Family-2

How To Do Family Ministry Without Having A “Family Ministry”

Family / Ministries //

Are you a “Children’s” Pastor or Director leading a “Children’s” Ministry, but with a heart for reaching families? Do you understand that parents are the primary spiritual influencers in their children’s lives, but are in a church which has (and wants to keep) a more traditional “Children’s Ministry”?

I talk with leaders all the time who feel somewhat trapped in this type of scenario. While the world of Children’s Ministry is having many conversations about “Family Ministry”, they feel stuck. What I tell them is that it’s ok! Why? Because of something I’ve been saying for nearly 20 years:

Children’s Ministry IS Family Ministry and Family Ministry IS Children’s Ministry!
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Then I try and share with them that, within a more “traditional” Children’s Ministry, there are tons of things we can do to serve our families and do Family Ministry without calling it “Family Ministry”.

Here are just a few ideas:

1. Educate yourself. In order to truly understand what parents and families need from church we’ve got to understand a few other things first, like:

  • The Biblical role of parents and the church in a child’s life
  • The vision/position of the church leadership toward parents/families (so we can keep our ministry aligned)
  • What is happening now in your ministry that you can build on toward investing in parents & families

2. Cast vision for investing in parents & families. Don’t expect anything to happen with parents/families if there really isn’t a vision for it. Even if it’s a vision currently only held within Children’s Ministry, you’ve got to cast it to:

  • Core leaders
  • Other staff
  • Senior leadership

3. Build relationships. We say it over and over here on this blog: Ministry always happens best within the context of relationship. This is true with ministry to parents/families, as well, so build those relationships by:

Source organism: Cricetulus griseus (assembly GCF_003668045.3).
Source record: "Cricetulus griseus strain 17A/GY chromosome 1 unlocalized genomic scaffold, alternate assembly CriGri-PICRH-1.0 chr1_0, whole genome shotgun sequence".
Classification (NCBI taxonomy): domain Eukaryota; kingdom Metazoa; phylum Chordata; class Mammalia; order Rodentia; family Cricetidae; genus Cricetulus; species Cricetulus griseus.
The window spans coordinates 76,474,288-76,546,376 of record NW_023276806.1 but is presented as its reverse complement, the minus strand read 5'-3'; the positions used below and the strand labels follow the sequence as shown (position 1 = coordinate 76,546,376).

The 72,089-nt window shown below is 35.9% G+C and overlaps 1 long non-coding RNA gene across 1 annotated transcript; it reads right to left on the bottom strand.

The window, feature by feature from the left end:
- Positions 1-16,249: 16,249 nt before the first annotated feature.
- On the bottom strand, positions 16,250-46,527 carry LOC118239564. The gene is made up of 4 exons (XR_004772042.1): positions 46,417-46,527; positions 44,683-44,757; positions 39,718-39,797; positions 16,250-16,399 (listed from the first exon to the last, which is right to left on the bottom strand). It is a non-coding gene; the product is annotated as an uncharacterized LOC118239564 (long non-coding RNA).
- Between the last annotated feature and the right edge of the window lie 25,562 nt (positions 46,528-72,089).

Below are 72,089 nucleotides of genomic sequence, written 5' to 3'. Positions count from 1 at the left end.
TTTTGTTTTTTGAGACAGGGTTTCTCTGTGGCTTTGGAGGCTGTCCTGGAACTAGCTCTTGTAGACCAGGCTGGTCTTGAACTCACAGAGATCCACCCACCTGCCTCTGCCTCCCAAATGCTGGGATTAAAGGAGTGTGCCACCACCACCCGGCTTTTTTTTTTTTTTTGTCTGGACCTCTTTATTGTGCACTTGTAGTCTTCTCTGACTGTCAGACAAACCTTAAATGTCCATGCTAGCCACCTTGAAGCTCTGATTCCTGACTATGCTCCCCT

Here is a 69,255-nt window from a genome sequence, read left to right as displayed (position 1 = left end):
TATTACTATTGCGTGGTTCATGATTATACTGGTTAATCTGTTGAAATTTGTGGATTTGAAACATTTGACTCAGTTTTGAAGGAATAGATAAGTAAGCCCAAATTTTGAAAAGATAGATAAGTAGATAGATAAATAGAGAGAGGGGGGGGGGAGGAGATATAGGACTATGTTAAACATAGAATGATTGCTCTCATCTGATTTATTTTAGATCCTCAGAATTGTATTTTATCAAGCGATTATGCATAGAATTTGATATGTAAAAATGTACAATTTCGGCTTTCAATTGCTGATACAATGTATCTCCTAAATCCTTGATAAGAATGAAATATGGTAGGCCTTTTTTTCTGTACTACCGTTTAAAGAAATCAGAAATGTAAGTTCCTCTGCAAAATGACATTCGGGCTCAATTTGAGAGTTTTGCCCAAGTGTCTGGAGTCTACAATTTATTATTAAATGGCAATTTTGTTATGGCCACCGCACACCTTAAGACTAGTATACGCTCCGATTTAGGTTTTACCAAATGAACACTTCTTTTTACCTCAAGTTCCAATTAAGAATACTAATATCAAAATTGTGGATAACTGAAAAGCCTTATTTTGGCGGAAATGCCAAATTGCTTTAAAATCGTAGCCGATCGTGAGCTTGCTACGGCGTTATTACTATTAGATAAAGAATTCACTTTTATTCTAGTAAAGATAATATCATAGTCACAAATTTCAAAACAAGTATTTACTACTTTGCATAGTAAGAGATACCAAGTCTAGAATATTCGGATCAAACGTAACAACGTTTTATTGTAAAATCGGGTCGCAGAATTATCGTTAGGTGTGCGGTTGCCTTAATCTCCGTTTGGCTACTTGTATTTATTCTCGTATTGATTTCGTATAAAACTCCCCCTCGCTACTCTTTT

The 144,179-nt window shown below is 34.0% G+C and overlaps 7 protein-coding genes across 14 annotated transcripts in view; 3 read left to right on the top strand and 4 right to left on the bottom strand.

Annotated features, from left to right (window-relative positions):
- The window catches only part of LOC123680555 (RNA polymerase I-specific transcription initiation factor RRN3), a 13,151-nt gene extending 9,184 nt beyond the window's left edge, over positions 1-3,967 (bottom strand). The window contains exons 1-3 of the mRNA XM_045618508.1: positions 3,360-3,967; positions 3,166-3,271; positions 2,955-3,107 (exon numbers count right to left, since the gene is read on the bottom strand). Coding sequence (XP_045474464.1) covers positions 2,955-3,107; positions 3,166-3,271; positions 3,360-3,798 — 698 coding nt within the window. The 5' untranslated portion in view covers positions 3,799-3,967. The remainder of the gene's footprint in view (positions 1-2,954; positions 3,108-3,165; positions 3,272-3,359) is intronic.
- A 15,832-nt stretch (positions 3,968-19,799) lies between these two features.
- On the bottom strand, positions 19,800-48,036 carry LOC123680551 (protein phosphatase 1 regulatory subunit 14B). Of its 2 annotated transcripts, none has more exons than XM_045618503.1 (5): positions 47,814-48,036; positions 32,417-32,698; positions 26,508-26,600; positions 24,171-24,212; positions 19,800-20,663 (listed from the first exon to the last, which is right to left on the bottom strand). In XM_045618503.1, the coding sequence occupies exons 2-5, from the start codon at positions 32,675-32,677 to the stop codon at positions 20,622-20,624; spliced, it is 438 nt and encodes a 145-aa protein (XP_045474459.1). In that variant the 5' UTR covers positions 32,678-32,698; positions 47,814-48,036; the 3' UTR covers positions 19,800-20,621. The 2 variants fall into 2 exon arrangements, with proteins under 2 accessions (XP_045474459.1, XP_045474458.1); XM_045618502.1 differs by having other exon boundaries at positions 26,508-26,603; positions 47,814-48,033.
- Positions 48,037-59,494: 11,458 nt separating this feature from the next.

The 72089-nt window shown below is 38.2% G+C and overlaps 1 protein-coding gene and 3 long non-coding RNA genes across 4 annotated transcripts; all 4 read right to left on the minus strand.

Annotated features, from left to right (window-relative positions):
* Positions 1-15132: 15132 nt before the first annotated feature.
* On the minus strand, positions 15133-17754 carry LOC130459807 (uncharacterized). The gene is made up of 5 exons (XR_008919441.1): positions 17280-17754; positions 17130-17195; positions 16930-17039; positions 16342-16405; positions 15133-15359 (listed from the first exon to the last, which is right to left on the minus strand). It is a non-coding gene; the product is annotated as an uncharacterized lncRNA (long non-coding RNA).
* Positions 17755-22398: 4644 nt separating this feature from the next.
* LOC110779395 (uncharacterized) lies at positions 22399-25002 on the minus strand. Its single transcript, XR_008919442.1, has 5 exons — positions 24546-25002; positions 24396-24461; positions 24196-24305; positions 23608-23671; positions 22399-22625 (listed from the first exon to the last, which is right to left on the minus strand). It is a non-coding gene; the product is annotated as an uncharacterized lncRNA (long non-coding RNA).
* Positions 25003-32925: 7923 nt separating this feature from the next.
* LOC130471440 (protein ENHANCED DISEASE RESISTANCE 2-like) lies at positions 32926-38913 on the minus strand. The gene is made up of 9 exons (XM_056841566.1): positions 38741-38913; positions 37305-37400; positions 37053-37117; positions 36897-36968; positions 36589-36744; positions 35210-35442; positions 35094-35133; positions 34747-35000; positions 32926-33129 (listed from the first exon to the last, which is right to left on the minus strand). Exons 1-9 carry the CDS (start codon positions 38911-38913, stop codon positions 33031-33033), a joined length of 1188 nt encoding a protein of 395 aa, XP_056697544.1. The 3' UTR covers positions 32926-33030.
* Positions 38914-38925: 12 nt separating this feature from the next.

• Modeling what relational ministry looks like
  • Equipping your team to build relationships with parents and whole families (not just kids!)
  • Creating opportunities beyond service times for relationships to be initiating and nurtured

4. Connect what’s happening in the church with what’s happening in the home. Children’s Ministries as a whole need to get more creative in communicating and connecting what’s happening at church with conversations at home. To some extent, it’s up to parents to want to have these conversations, but we need to be more proactive in trying to encourage them.

  • Be creative in finding ways to make sure those take home materials really matter and get looked at
  • When parents have these materials and actually look at them, make sure they’re easy to follow so the conversations are easy to have
  • Find creative and fun ways for families to “report back” and share stories about the conversations they’re having at home

5. Equip parents. You don’t have to have a “Family Ministry” department to equip parents. If Children’s Ministry is Family Ministry and Family Ministry is Children’s Ministry, then it should be happening no matter what your ministry is called.

  • Speak the language of vision (see point #2) based on a real, defined vision for reaching and equipping parents/families
  • Create parent mentoring or small group opportunities – maybe connect parents of older kids with parents of younger kids…get creative!
  • Be sure to offer varied and regular equipping opportunities. Parenting enews letters, tips on Facebook, Twitter, Instagram or Pinterst (yes, your young parents are on there!), quarterly classes, special speakers, seminars, etc.

Is it possible to do family ministry without having a “Family Ministry”?

Absolutely!! These are just a few ideas. What would you add?

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About the Author

Greg is a children’s ministry veteran of over 25 years who blogs at ChildrensMinistryLeader.com. He now serves Senior Director of Leadership Development at David C Cook, developing and delivering ministry training around the world. He’s a sports nut who married way over his head to Michele, and is kept on his toes by two teenage boys, Taylor and Garret. Website: http://ChildrensMinistryLeader.com; http://Twitter.com/ChildMinLeader; http://Facebook/com/ChildrensMinistryLeader